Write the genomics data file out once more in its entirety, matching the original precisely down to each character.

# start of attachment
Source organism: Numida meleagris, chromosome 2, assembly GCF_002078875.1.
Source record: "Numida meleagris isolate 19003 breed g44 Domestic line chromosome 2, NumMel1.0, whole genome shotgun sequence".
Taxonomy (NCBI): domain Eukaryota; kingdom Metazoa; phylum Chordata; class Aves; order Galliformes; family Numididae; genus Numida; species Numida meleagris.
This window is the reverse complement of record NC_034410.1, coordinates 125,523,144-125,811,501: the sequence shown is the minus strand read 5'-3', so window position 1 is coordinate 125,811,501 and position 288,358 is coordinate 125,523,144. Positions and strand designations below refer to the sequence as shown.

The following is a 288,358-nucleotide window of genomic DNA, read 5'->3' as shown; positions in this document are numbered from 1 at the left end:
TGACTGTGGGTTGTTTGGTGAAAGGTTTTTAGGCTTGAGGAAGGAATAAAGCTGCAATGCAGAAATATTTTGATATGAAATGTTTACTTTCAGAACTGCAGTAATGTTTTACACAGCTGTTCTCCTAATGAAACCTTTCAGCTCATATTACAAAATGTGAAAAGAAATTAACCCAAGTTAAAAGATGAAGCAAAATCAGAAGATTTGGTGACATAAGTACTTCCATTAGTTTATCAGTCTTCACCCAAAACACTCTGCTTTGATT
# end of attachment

Source organism: Numida meleagris, chromosome 2, assembly GCF_002078875.1.
Source record: "Numida meleagris isolate 19003 breed g44 Domestic line chromosome 2, NumMel1.0, whole genome shotgun sequence".
Taxonomy (NCBI): domain Eukaryota; kingdom Metazoa; phylum Chordata; class Aves; order Galliformes; family Numididae; genus Numida; species Numida meleagris.
This window is the reverse complement of record NC_034410.1, coordinates 125,523,144-125,811,501: the sequence shown is the minus strand read 5'-3', so window position 1 is coordinate 125,811,501 and position 288,358 is coordinate 125,523,144. Positions and strand designations below refer to the sequence as shown.

The following is a 288,358-nucleotide window of genomic DNA, read 5'->3' as shown; positions in this document are numbered from 1 at the left end:
TGACTGTGGGTTGTTTGGTGAAAGGTTTTTAGGCTTGAGGAAGGAATAAAGCTGCAATGCAGAAATATTTTGATATGAAATGTTTACTTTCAGAACTGCAGTAATGTTTTACACAGCTGTTCTCCTAATGAAACCTTTCAGCTCATATTACAAAATGTGAAAAGAAATTAACCCAAGTTAAAAGATGAAGCAAAATCAGAAGATTTGGTGACATAAGTACTTCCATTAGTTTATCAGTCTTCACCCAAAACACTCTGCTTTGATT